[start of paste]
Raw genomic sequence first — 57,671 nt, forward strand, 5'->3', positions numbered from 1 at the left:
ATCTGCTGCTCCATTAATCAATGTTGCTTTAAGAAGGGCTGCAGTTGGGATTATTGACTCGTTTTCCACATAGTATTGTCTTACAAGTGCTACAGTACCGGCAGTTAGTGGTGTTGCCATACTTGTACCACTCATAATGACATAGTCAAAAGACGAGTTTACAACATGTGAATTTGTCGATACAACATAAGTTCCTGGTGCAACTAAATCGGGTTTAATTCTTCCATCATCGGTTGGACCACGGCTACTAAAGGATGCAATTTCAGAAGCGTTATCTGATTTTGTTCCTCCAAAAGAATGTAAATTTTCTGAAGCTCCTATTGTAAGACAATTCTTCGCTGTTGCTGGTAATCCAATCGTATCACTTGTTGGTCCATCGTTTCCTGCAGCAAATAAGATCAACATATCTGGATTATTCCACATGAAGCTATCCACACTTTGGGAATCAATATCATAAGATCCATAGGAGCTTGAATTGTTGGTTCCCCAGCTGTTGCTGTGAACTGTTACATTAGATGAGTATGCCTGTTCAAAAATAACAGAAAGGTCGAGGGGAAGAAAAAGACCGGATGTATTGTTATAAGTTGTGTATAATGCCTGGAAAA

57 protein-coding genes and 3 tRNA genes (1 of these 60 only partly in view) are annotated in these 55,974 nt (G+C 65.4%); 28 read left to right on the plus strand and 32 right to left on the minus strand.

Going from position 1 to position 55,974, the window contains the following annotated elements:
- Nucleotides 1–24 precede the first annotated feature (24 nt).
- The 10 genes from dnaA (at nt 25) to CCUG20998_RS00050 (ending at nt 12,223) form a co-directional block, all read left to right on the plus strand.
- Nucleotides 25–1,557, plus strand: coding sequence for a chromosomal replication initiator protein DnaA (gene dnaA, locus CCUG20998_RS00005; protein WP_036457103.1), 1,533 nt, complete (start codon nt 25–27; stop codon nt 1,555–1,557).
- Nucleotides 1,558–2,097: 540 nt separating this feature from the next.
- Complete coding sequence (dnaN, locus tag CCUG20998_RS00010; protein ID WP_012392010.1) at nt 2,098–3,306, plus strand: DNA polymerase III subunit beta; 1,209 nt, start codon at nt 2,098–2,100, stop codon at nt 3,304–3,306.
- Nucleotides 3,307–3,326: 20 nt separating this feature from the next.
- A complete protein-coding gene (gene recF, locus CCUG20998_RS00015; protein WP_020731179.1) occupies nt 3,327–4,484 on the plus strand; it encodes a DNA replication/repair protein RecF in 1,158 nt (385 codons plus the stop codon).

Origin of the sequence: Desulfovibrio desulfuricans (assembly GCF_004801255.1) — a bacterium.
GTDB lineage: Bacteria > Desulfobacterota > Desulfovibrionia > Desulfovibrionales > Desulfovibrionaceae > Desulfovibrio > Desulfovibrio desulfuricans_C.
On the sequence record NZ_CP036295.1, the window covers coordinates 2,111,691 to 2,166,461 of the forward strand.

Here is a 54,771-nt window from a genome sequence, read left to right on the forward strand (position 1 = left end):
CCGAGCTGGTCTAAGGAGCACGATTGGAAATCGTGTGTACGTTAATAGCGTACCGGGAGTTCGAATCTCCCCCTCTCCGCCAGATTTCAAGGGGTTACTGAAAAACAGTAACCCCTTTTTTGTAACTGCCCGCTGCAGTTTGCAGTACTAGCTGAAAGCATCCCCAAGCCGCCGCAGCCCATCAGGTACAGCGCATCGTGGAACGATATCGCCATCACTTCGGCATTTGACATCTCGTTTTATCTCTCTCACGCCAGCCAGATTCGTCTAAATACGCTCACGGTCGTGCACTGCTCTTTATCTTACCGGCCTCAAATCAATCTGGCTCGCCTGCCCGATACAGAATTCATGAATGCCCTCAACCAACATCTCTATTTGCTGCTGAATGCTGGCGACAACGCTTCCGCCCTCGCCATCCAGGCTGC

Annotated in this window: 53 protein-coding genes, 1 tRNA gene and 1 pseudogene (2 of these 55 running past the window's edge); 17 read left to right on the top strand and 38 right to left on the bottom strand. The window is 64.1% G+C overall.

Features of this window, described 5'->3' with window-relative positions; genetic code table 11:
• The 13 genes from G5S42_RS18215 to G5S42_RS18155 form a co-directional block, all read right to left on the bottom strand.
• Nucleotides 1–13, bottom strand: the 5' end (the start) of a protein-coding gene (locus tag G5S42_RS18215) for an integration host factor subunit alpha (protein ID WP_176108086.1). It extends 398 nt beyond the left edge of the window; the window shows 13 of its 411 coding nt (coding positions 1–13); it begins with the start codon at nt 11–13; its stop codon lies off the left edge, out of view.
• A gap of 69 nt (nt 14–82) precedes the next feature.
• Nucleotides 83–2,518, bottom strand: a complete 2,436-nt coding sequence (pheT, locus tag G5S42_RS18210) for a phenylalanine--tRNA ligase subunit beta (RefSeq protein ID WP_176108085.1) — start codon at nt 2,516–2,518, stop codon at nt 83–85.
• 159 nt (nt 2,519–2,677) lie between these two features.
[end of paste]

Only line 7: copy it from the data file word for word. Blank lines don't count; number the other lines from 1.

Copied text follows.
- Nucleotides 25–1,557, plus strand: coding sequence for a chromosomal replication initiator protein DnaA (gene dnaA, locus CCUG20998_RS00005; protein WP_036457103.1), 1,533 nt, complete (start codon nt 25–27; stop codon nt 1,555–1,557).